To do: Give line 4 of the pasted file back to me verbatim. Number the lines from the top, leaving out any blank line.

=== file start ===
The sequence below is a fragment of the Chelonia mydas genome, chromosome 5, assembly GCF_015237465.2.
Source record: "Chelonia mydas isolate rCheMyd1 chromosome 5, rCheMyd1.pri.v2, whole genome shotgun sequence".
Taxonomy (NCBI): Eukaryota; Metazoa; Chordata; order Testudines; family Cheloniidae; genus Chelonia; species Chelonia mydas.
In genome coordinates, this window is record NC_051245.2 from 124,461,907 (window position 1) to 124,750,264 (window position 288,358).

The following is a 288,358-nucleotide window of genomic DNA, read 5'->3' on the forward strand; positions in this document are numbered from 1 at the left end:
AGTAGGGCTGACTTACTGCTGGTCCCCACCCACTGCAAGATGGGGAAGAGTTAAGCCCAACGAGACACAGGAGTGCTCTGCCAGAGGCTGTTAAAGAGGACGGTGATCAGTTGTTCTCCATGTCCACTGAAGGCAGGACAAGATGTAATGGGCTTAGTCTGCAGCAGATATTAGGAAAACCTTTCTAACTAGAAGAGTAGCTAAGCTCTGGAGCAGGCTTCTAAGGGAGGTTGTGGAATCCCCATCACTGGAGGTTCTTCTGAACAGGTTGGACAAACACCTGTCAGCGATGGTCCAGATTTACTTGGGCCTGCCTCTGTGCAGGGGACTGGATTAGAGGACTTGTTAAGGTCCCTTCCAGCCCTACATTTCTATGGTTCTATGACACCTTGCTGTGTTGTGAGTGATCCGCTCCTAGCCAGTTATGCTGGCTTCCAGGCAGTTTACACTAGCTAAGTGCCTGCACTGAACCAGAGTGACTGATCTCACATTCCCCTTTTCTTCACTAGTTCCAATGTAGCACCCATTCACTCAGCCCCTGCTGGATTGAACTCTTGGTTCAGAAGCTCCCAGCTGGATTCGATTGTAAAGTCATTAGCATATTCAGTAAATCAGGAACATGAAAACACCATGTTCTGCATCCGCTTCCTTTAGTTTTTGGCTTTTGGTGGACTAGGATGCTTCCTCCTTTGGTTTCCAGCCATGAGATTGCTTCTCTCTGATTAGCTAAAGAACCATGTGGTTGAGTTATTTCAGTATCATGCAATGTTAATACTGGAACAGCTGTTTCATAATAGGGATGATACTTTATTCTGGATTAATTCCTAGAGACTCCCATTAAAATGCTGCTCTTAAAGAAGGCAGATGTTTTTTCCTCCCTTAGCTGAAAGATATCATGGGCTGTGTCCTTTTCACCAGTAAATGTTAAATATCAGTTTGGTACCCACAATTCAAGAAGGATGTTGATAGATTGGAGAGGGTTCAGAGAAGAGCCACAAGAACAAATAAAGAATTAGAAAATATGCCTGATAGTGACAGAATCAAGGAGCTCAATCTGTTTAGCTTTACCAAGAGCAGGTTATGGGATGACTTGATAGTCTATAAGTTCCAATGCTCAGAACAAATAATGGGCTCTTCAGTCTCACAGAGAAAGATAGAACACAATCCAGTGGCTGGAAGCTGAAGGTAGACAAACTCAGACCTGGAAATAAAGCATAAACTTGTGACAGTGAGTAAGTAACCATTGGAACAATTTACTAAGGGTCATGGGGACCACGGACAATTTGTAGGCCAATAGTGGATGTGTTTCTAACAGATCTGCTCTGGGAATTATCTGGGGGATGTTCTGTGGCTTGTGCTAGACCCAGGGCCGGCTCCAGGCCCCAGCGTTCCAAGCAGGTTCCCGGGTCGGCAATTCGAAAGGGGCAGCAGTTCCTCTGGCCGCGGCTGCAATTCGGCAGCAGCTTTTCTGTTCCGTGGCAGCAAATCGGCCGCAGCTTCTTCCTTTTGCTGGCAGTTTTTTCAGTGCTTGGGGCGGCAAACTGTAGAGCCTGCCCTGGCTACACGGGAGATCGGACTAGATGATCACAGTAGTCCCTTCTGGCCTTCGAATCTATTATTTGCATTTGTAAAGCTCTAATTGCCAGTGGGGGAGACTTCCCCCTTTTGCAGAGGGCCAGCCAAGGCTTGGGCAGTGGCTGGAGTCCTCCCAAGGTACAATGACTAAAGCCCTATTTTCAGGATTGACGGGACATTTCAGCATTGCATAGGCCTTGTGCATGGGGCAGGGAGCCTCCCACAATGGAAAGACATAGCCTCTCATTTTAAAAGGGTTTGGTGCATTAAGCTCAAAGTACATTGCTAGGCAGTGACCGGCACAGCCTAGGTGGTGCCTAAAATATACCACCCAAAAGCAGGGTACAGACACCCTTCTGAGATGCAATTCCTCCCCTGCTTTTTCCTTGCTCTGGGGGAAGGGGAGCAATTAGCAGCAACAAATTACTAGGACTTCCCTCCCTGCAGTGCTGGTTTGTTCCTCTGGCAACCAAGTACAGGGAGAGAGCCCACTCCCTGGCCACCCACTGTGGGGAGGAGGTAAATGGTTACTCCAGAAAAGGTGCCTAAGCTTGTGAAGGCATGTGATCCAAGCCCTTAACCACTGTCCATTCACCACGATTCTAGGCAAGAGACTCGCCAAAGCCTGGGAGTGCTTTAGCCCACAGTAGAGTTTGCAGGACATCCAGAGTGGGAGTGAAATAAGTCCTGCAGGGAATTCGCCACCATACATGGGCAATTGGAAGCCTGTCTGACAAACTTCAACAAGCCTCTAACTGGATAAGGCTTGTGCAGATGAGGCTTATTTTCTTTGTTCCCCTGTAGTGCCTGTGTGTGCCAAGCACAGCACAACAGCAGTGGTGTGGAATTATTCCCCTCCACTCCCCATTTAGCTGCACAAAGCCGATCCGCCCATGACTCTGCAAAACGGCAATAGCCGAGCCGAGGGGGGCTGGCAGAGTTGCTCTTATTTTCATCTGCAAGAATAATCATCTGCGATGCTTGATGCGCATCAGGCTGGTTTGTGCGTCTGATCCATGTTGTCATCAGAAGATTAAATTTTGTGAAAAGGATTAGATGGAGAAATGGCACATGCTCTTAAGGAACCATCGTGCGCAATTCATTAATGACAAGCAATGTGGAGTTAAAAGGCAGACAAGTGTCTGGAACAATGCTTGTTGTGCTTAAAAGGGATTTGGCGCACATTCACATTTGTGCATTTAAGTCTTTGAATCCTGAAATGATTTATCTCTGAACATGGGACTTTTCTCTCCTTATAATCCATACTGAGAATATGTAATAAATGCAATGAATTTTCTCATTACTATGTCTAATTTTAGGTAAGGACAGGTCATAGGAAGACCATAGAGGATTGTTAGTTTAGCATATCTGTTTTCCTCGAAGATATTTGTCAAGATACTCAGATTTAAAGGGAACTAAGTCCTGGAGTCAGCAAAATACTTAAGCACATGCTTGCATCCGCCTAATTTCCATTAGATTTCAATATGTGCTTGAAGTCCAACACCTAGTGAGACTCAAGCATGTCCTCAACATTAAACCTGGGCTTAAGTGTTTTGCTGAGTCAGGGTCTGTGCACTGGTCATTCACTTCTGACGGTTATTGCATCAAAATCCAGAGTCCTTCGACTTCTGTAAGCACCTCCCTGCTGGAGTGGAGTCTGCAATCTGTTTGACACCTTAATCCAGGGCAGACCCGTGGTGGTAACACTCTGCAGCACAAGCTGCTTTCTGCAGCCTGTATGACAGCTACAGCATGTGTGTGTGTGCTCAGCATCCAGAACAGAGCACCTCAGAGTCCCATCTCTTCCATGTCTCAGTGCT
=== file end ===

In genome coordinates, this window is record NC_051245.2 from 124,461,907 (window position 1) to 124,750,264 (window position 288,358).